The History of Robot

1. About the word “Robot”R.U.R.:

Before 1920 the Robot word didn’t exist, until a science fiction play called R.U.R. stands for Rossumovi Univerzální Roboti  (Rossum’s Universal Robot) by the Czech writer called Karel Čapek.

It had its world premiere on 2 January

1921 in Hradec Králové and introduced the word “robot” to the English language and to science fiction as a whole.

R.U.R. quickly became influential after its publication. By 1923, it had been translated into thirty languages.

The play begins in a factory that makes artificial people, called roboti (robots), from synthetic organic matter. They are living creatures of artificial flesh and blood rather than machinery, so they more closely follow the modern concept of androids.

R.U.R Play

They may be mistaken for humans and can think for themselves. They seem happy to work for humans at first, but a robot rebellion leads to the extinction of the human race. Čapek later took a different approach to the same theme in War with the Newts, in which non-humans become a servant class in human society.

R.U.R. was successful in its time in Europe and North America.

2. Definitions for Robots:

  • In 1979 The Robotics Industry Association (RIA) in the United States, defined a robot as “a-reprogrammable multifunctional machine designed to manipulate material, parts, tools, or specialized devices through a variable programmed motion for the performance of a variety of tasks“.

The keyword in this definition is “manipulator”. Since a manipulator is an arm, this definition implies that all robots must have an arm and consider that the robot arm is the principal part of the robot.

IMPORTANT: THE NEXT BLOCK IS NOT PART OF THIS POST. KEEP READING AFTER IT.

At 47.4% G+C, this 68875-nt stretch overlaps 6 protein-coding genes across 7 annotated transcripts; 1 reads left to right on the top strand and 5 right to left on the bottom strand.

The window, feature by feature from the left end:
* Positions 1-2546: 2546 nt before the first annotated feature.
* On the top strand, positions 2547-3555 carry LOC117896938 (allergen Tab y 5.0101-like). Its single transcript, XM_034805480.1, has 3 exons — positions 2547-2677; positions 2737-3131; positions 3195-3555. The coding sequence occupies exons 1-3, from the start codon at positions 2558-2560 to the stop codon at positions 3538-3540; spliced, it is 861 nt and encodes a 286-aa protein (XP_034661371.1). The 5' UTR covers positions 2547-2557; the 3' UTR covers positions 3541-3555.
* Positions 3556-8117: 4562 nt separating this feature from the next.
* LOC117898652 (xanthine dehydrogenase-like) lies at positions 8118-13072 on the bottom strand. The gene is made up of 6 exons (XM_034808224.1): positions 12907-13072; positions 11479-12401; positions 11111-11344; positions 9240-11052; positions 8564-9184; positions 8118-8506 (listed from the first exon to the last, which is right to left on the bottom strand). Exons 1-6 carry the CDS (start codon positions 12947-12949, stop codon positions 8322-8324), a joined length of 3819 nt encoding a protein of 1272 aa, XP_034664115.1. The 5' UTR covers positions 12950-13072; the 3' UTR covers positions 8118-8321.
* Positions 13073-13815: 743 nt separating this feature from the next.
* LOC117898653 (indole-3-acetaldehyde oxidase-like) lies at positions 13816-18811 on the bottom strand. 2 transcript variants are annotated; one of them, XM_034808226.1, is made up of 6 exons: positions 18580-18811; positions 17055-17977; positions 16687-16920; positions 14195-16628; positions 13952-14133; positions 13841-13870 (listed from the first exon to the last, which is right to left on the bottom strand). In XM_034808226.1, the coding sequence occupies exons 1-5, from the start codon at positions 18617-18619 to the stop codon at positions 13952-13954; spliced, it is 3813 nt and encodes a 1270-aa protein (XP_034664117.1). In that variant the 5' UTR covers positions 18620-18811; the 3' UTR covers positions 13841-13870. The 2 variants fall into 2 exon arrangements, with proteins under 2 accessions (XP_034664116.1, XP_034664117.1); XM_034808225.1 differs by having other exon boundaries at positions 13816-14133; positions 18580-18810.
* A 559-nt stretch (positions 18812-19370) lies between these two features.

• In 1985 The British Robot Association (BRA) uses a similar definition. ” An industrial robot is a reprogrammable device designed to both manipulate and transport parts, tools or specialized manufacturing implements through variable programmed motions for the performance of specific manufacturing tasks “.

The British definition does add a transport capability, but it requires that the robot perform manufacturing tasks. Technically, robots performing nonmanufacturing industrial or commercial tasks would not qualify under this definition.



  • In 1986 Dr. Bejczy’s definition, ” There are three parts to the technical definition of robots. First, robots are general-purpose mechanical machines. Second, they are programmable to perform a variety of work within their mechanical capabilities. Third, they operate automatically“.

This definition can be considered as one of the most accepted definitions of robots.

3. First Robot Ever:



  • The first industrial robot: UNIMATE in 1954 The first programmable robot is designed by George Devol, who coins the term Universal Automation.
  • Then in 1978, The PUMA (Programmable Universal Machine for Assembly) robot is developed by Unimation with General Motors design support.

4. Types of Robots:

4.1. According to Applications:

  • Industrial robots.Production Robots
  • Domestic or household robots.
  • Medical Robots.
  • Service Robots.
  • Military Robots.
  • Entertainment Robots.
  • Space Robots.
  • Hobby and competition Robots.

4.2. According to Locomotion and Kinematics:

  • Manipulators.
  • Wheeled.
  • Tracked.
  • Legged.
  • Remotely Operated Underwater Vehicle.
  • Unmanned Aerial Vehicle.
  • Humanoid.



But, what are the key components of Robots and what makes them differ from machines, well that’s in the next blog about Robotics Science.



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